Policy-by-policy: How's coalition done so far?
The coalition has published an overview and a more detailed pledge-by-pledge audit of its progress. Here are a selection of the coalition's original pledges and its assessment of progress, as well as Labour and BBC experts' commentary.
NATIONAL SECURITYOriginal coalition agreement pledges:
- National Security Council established
- Strategic Defence and Security Review (SDSR) to be carried out
- Control Orders to be reviewed urgently
- National Security Council meeting each week
- SDSR completed
Where power lies
Not all coalition policies apply to all of the UK. For more details on Westminster's complex settlement with the devolved institutions, see BBC Democracy Live's guide.
- Handling of Abu Qatada deportation case "shambolic"
- Replacement of control orders has weakened restrictions on terror suspects
- "Chaos" at UK borders in summer 2011 mean a number of people entered the country without the proper checks
- Protect counter-terrorism capabilities
- Invest in improving cyber security
- Create Border Policing Command to seize illegal goods and curb illegal immigration
- Revise proposals on monitoring web usage
BBC home affairs reporter Steve Swann says: The coalition replaced controversial Control Orders used to monitor terror suspects with less restrictive Terrorism Prevention and Investigation Measures (TPims). But civil liberties groups complain they are still draconian while Labour argues they are too weak, citing the recent absconding of a terror suspect on a TPim. The Government has made some progress on deporting foreigners viewed as a threat to national security. But successful efforts to get bilateral agreements with a handful of countries promising to respect the human rights of deportees have been overshadowed by the continued failure to remove Abu Qatada to Jordan.
NHSOriginal coalition agreement pledges:
- Increase health spending above inflation every year
- "Stop the top-down reorganisations of the NHS"
- Axe a number of health quangos
- Cut administration costs by a third
- GPs to gain role in health service commissioning
- Directly elected members of primary care trust boards
- Patients to be able to choose GP and rate services
- Dementia research to be prioritised
- Health budget increased in real terms in 2011-12, and set to increase every subsequent year
- Transition of commissioning of health services to GP-led groups under way
- Pilot schemes set up in which patients can choose GPS
- Reduced early preventable death from cancer
- The audit is silent on whether there was a real-terms increase in 2010-11
- Since primary care trusts were swiftly abolished, their boards never contained a directly elected element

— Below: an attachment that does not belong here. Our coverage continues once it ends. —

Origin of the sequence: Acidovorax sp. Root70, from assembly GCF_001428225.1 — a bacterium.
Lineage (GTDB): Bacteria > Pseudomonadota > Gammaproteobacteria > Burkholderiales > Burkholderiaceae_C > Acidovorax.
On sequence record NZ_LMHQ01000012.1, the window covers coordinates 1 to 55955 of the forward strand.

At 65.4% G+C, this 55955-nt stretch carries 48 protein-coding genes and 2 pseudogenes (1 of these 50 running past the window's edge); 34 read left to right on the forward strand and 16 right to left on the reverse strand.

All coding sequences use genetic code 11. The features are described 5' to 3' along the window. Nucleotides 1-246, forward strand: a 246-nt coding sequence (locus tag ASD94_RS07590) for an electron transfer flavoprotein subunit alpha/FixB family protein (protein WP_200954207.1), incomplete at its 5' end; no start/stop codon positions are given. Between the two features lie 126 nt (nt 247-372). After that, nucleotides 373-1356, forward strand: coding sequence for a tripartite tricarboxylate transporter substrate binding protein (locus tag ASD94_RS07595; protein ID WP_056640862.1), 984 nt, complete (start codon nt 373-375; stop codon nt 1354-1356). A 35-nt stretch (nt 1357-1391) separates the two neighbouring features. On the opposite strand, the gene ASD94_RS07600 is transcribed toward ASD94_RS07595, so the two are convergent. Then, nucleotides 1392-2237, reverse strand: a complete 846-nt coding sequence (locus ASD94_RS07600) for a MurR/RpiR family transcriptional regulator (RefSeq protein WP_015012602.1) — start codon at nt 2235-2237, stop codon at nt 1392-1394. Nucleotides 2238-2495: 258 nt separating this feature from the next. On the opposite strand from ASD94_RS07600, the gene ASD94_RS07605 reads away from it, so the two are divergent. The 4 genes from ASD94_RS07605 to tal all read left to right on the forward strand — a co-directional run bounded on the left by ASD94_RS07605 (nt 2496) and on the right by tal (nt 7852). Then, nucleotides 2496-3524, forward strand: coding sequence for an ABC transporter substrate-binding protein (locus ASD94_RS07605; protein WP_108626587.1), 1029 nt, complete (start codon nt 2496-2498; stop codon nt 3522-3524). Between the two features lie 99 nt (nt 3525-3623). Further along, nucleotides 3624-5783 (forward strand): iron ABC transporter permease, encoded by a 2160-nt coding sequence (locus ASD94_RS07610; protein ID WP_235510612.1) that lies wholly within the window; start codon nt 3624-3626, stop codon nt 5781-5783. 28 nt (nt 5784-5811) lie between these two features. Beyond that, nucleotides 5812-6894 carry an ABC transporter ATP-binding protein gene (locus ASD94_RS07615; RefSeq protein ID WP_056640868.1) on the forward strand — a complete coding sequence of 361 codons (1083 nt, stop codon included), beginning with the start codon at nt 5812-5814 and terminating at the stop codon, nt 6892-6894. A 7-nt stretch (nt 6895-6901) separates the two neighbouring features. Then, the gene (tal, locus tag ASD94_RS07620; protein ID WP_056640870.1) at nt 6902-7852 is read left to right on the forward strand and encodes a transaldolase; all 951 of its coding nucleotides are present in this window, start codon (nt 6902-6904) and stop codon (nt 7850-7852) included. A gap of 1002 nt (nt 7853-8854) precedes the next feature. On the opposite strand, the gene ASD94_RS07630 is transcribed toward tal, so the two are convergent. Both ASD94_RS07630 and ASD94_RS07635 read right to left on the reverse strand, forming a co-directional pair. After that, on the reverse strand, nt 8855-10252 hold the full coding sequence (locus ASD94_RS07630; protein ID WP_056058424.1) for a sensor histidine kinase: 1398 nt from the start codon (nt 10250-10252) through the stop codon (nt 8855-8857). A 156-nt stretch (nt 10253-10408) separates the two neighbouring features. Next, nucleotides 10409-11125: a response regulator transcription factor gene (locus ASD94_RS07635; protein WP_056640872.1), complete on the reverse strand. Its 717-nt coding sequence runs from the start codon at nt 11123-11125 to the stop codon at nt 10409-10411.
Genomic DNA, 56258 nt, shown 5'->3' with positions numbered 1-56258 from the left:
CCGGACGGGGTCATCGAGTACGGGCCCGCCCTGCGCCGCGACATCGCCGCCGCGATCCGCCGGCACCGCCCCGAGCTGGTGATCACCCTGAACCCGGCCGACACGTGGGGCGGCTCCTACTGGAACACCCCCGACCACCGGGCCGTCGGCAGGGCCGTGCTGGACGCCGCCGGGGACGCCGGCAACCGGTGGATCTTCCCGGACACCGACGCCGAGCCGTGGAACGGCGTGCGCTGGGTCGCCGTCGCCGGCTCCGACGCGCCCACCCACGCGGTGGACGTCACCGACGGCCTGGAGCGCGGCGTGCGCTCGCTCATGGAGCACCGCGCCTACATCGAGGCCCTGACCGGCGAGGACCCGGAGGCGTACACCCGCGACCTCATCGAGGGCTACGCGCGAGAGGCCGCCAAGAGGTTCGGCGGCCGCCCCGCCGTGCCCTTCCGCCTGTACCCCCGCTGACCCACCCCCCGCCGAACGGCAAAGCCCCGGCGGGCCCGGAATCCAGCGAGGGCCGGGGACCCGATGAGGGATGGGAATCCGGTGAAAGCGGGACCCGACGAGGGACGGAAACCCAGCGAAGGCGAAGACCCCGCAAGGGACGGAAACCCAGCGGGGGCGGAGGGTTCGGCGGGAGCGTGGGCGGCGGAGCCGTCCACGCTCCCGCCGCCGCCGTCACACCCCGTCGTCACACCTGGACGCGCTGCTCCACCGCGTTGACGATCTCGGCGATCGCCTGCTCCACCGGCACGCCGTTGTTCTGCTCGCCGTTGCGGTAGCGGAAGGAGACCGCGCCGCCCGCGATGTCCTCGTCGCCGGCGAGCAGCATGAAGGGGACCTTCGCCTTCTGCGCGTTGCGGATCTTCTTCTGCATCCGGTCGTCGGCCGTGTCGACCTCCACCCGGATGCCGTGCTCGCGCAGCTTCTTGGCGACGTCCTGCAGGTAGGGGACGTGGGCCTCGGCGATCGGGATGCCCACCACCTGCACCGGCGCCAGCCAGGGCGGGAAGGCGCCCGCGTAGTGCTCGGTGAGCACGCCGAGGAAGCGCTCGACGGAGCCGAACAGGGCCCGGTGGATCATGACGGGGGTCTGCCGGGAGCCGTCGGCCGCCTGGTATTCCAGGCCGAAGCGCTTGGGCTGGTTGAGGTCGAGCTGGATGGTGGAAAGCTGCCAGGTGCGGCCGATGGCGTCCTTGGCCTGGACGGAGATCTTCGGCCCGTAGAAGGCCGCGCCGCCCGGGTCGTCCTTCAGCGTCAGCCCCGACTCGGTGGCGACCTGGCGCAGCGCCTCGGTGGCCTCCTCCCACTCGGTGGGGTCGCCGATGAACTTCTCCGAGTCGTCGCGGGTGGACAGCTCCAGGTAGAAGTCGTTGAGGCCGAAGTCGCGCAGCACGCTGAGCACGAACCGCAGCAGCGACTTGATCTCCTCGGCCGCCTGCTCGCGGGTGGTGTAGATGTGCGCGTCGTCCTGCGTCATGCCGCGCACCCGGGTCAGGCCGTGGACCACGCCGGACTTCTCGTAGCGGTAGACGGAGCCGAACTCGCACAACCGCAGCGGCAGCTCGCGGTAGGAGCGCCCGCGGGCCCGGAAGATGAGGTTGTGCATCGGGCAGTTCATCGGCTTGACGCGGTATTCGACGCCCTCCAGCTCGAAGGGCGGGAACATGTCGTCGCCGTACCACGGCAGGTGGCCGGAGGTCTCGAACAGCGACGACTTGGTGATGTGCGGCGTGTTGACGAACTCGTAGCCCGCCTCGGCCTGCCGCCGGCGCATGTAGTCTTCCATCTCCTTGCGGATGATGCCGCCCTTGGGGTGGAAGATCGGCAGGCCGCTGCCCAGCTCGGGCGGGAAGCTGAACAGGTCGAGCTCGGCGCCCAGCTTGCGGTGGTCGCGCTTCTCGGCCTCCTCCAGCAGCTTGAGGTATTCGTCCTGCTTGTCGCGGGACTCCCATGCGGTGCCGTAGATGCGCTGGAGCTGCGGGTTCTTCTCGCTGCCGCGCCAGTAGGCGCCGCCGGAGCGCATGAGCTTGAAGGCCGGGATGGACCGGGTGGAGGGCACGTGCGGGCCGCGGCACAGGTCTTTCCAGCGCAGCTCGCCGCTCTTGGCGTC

- Plans to "develop a 24/7 urgent care service in every area of England, including GP out-of-hours services" appear to have been dropped
- Changes amount to "biggest top-down reorganisation of the NHS in its history"
- Reforms will cost £3bn and increase bureaucracy
- NHS spending cut "two years running" and £1bn spent on redundancies
- 7,000 nursing jobs cut since 2010
- Number of patients facing long waits in A&E has doubled
- Increase the health budget in real terms
- Abolish strategic health authorities and primary care trusts from April 2013
- Establish health and well-being boards
- Invest up to £300m over five years in specialised housing for people in need of care
- Introduce a new bowel screening programme
- Regularly check that doctors are fit to carry out their duties
BBC health correspondent Nick Triggle says: In many ways the government's handling of the NHS is a case study in how not to make policy. In opposition the Tories promised no more reorganisation, only to announce one of the biggest overhauls of the health service in its history within months of gaining power. That would have probably been fine if the changes had been wanted by those working in the NHS. But they weren't. In the end the reforms were pushed through and now the focus of NHS staff is back on the day job - treating patients and trying to keep the NHS afloat in the tough economic climate.
PENSIONS AND OLDER PEOPLEOriginal coalition agreement pledges:
- State pension to rise each year by the highest of earnings, prices and 2.5%
- Phase out default retirement age and raise state pension
- Compensate Equitable Life policy holders
- Protect winter fuel allowances, free TV licences, free bus travel, and free eye tests and prescriptions for older people
- "Triple lock" plan on state pension now in place
- State pension age to increase to 66 by 2020 and 68 by 2028
- Age-related universal benefits protected
- Default retirement age abolished
- Payments to Equitable Life policy holders have begun
- Winter fuel allowances being cut
- Pensioners will lose out after tax changes
- Expand automatic enrolment in workplace pensions
- Reform public sector pensions
- Carry through planned changes to state pension age
- Continue to protect age-related universal benefits